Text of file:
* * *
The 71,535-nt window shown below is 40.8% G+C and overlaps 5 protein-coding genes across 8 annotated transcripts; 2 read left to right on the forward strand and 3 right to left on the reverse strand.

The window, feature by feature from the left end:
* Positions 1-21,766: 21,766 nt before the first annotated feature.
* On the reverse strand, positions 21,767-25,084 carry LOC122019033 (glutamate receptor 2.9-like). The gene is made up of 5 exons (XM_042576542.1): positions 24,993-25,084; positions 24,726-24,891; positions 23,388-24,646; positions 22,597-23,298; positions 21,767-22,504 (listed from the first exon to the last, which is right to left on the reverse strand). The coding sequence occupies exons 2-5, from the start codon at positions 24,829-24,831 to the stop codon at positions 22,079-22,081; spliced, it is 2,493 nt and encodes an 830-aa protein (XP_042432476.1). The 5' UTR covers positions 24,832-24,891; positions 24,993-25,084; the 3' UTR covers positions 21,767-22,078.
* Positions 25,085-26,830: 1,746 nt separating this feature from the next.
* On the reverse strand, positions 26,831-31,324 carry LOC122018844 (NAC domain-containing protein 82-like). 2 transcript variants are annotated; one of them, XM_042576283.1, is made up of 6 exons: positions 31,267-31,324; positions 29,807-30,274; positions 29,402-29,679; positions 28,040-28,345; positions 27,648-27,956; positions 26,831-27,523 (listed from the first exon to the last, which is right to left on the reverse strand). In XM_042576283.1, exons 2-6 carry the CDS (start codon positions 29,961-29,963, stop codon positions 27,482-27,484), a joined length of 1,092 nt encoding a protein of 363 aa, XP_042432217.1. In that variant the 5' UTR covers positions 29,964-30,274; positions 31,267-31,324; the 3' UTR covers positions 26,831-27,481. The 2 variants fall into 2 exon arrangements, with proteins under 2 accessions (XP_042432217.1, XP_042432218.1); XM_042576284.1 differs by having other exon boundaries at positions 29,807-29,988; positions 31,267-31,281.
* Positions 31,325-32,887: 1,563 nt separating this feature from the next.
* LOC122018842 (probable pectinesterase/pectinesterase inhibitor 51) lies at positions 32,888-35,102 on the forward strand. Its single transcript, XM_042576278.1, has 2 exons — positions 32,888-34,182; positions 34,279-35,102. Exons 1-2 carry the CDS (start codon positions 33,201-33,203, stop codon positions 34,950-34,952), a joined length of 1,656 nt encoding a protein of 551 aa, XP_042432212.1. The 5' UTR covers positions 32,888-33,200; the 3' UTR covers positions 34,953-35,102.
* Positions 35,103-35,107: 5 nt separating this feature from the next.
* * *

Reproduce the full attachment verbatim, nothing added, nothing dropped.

The 71,535-nt window shown below is 40.8% G+C and overlaps 5 protein-coding genes across 8 annotated transcripts; 2 read left to right on the forward strand and 3 right to left on the reverse strand.

The window, feature by feature from the left end:
* Positions 1-21,766: 21,766 nt before the first annotated feature.
* On the reverse strand, positions 21,767-25,084 carry LOC122019033 (glutamate receptor 2.9-like). The gene is made up of 5 exons (XM_042576542.1): positions 24,993-25,084; positions 24,726-24,891; positions 23,388-24,646; positions 22,597-23,298; positions 21,767-22,504 (listed from the first exon to the last, which is right to left on the reverse strand). The coding sequence occupies exons 2-5, from the start codon at positions 24,829-24,831 to the stop codon at positions 22,079-22,081; spliced, it is 2,493 nt and encodes an 830-aa protein (XP_042432476.1). The 5' UTR covers positions 24,832-24,891; positions 24,993-25,084; the 3' UTR covers positions 21,767-22,078.
* Positions 25,085-26,830: 1,746 nt separating this feature from the next.
* On the reverse strand, positions 26,831-31,324 carry LOC122018844 (NAC domain-containing protein 82-like). 2 transcript variants are annotated; one of them, XM_042576283.1, is made up of 6 exons: positions 31,267-31,324; positions 29,807-30,274; positions 29,402-29,679; positions 28,040-28,345; positions 27,648-27,956; positions 26,831-27,523 (listed from the first exon to the last, which is right to left on the reverse strand). In XM_042576283.1, exons 2-6 carry the CDS (start codon positions 29,961-29,963, stop codon positions 27,482-27,484), a joined length of 1,092 nt encoding a protein of 363 aa, XP_042432217.1. In that variant the 5' UTR covers positions 29,964-30,274; positions 31,267-31,324; the 3' UTR covers positions 26,831-27,481. The 2 variants fall into 2 exon arrangements, with proteins under 2 accessions (XP_042432217.1, XP_042432218.1); XM_042576284.1 differs by having other exon boundaries at positions 29,807-29,988; positions 31,267-31,281.
* Positions 31,325-32,887: 1,563 nt separating this feature from the next.
* LOC122018842 (probable pectinesterase/pectinesterase inhibitor 51) lies at positions 32,888-35,102 on the forward strand. Its single transcript, XM_042576278.1, has 2 exons — positions 32,888-34,182; positions 34,279-35,102. Exons 1-2 carry the CDS (start codon positions 33,201-33,203, stop codon positions 34,950-34,952), a joined length of 1,656 nt encoding a protein of 551 aa, XP_042432212.1. The 5' UTR covers positions 32,888-33,200; the 3' UTR covers positions 34,953-35,102.
* Positions 35,103-35,107: 5 nt separating this feature from the next.